Incidents decrease in frequency but NOT in intensity (hits head on wall; screams hates himself) Needs other supports to deal with past trauma he has experienced? Missed Opportunity for Early Intervening Services? Kindergartener with ADHD (family identified and sought treatment) Teacher can handle her

Psychiatric hospitalization (safety at home) Staff knew triggers & maintaining consequences But no FBA/BIP was done No support to family offered Use of SSBD could have led to interventions? Missed Opportunity Kindergartner; tantrums; hurts small animals In principals office by noon daily Waiting to be accepted for MH assessment No FBA/BIP done Although transitions were a known trigger

School became immobilized by the setting events (i.e. possible psychiatric disorder) Building Capacity for Wraparound in Schools Establish full-continuum of PBIS in schools Identify and train facilitators Train other school personnel about wrap teams Ongoing practice refinement and skill development Review data around outcomes of teams and plans Wraparound Case Study Carlos Reason for Referral Impaired family relationships Impaired peer relationships

Family support needs Mental health needs (depression) Wraparound Case Study Carlos Student Baseline Information Repeated seventh grade General ed classroom 100% of day Failing academics (GPA 0 59%) 6 or more detentions 2 5 in-school suspensions Wraparound Case Study Carlos cont.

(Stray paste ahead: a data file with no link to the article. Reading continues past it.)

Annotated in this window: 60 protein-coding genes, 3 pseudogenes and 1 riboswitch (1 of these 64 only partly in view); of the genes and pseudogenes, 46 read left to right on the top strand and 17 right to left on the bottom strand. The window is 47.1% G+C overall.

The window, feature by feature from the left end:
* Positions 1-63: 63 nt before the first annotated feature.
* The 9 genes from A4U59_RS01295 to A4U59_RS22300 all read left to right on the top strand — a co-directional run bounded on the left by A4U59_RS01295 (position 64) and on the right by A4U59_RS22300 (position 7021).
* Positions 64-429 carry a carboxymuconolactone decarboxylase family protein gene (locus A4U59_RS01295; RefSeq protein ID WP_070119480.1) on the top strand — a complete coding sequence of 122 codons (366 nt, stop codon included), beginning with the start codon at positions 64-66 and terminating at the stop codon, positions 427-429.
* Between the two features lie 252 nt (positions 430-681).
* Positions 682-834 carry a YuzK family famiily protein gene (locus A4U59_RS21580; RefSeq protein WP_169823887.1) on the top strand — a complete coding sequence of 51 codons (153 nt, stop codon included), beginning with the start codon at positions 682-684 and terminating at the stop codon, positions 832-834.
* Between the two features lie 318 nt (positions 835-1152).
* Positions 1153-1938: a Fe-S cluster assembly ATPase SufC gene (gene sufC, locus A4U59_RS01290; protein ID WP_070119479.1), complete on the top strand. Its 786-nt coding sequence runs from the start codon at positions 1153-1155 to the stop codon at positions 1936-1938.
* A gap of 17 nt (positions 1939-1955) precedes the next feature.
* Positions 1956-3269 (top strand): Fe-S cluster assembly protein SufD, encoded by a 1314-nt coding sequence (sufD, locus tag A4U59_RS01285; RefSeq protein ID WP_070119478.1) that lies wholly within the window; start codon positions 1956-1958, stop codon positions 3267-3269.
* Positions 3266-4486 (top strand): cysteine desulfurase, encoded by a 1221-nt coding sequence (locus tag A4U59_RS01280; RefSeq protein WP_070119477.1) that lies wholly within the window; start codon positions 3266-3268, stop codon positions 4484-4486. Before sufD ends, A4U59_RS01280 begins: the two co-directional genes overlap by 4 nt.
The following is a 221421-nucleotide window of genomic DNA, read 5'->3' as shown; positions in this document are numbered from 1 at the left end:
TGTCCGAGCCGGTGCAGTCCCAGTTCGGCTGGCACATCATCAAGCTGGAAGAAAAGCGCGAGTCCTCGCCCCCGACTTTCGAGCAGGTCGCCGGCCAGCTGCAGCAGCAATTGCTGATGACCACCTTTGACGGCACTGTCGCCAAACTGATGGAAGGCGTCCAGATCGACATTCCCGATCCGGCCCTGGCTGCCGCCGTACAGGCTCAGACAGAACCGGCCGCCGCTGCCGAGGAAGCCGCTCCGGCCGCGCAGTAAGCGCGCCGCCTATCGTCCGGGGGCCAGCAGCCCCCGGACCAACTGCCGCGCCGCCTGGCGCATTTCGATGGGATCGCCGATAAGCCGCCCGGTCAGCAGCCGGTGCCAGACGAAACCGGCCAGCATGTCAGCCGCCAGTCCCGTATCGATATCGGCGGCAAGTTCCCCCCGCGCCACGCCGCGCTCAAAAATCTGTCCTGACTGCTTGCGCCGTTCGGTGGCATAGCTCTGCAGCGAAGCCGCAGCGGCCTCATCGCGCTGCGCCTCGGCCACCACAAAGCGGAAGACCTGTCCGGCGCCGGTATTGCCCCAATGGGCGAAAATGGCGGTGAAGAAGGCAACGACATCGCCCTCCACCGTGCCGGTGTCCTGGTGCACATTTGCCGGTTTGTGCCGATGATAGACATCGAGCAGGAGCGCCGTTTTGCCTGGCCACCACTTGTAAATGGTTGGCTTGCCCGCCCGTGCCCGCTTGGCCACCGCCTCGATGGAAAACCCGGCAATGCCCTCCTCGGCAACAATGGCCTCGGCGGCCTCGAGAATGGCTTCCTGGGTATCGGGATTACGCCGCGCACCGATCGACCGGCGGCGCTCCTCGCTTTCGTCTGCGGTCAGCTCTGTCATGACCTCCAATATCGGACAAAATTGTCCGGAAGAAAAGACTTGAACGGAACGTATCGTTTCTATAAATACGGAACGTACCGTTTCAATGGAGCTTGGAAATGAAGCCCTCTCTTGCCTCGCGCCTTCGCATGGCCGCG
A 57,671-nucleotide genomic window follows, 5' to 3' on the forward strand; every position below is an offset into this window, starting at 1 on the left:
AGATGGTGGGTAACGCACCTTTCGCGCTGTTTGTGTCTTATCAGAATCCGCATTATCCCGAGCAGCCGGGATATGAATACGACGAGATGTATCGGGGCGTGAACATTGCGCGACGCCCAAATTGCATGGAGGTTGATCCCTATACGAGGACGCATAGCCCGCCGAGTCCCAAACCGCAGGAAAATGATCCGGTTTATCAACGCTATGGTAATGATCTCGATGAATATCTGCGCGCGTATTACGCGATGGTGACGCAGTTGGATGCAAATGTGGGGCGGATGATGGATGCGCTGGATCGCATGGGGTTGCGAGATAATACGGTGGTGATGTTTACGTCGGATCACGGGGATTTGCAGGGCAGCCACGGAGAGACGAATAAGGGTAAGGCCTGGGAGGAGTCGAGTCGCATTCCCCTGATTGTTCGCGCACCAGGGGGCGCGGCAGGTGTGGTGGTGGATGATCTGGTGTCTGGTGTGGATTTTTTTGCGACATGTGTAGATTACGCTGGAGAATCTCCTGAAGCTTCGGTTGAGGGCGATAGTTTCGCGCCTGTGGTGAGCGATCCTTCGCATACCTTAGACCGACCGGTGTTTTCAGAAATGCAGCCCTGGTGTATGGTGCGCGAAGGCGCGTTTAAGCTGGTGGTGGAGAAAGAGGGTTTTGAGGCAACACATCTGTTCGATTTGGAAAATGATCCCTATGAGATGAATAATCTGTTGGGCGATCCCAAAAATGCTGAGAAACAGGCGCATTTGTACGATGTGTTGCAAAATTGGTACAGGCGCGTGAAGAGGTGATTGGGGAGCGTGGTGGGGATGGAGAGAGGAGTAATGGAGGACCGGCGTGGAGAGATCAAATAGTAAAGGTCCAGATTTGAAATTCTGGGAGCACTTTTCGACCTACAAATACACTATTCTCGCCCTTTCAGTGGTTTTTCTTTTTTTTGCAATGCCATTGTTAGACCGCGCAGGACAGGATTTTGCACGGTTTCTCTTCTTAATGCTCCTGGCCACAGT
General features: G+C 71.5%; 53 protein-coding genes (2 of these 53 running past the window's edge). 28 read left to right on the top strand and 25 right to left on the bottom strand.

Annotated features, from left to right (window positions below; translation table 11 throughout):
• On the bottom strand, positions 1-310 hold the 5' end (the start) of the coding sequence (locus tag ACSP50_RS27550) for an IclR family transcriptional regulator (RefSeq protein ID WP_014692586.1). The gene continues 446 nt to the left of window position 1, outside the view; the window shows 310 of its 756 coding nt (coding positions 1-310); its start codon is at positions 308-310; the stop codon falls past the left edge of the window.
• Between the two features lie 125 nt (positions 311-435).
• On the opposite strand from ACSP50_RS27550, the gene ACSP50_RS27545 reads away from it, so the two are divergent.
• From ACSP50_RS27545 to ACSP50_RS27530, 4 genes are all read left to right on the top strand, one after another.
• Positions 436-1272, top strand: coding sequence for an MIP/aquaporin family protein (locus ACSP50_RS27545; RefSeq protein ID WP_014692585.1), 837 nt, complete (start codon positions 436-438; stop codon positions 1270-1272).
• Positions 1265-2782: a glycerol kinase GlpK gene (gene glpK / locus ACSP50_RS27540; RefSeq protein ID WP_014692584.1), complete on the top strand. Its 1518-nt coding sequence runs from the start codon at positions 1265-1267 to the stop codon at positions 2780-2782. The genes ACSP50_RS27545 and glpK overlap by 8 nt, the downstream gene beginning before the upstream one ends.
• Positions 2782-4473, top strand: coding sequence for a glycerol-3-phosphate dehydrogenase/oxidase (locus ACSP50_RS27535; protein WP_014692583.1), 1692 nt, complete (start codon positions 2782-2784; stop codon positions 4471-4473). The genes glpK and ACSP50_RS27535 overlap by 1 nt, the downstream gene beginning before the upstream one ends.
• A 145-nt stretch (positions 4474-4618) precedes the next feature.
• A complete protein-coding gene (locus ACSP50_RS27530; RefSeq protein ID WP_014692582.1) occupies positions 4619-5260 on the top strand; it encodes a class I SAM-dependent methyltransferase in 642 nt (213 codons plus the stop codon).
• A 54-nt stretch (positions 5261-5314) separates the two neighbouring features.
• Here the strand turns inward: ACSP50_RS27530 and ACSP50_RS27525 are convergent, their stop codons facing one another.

Classroom Functioning From three points in time (11/03 06/04) Wraparound Case Study Carlos cont. Strength Sustained at Six Months (11/03 06/04) Works independently Wraparound Case Study Carlos cont. Need Becomes Strength at Six Months (11/03 06/04) Has enough to do (age-appropriate activities) Wraparound Case Study Carlos cont. Strengths Sustained at Six Months (11/03 06/04)

Wraparound Case Study Carlos cont. Ongoing Needs/Six Months (11/03 06/04) Wraparound Case Study Carlos cont. Strengths Gained 2nd Year (11/03 02/05) District and Building Progress Tertiary Coaches Allocated Intensive Skill Development Regular District and Building Meetings

Secondary/tertiary Systems being Refined Hard look at data: Are current interventions working? How are kids with IEPs doing? What does our LRE (EE) data look like? Possible Steps to Move Forward Opportunity for MH integration through School-based Leadership Team System and Data Structures Needed: leadership team is in place

Team looks at range of universal data (not just ODRs) Capacity to get 80-90% of staff consistently implementing inventions MH Integration opportunity at the Universal Level High % of youth come from multiple homeless shelters in the neighborhood High % of kids have experienced

death/violence High % of suicide threats/attempts MH Integration Opportunity at Secondary Screening for MH needs not Level caught via ODRs Use of SSBD Connections with families early on Social skills instruction for at-risk students

More likely to succeed as part of systemic process Cool tools can be scheduled as follow-up to ensure transference and generalization Data to Consider LRE Other places kids are parked

Building and District Level By disability group Alternative settings Rooms w/in the building kids are sent Sub-aggregate groups Sp. Ed. Ethnicity Going Beyond ODRs. Apply RtI process to mental health status

SSBD Teen Screen Other? Engage community partners in a 3-tiered process Explore other data points to consider/pursue Resources: Fixen, et al, 2005.Implementation Research: A Synthesis of the Literature

Kutash et al, 2006. School-based Mental Health: An Empirical Guide for Decision-Makers (Bazelon Center, 2006)Way to Go.School Success for Children with Mental Health Care Needs Freeman, R., Eber, L., Anderson C, Irvin L, Bounds M, Dunlap G, and Horner R. (2006). Building Inclusive School Cultures Using Schoolwide PBS: Designing Effective Individual Support Systems for Students with Significant Disabilities. The Association for Severe Handicaps (TASH) Journal, 3 (10), 4-17. (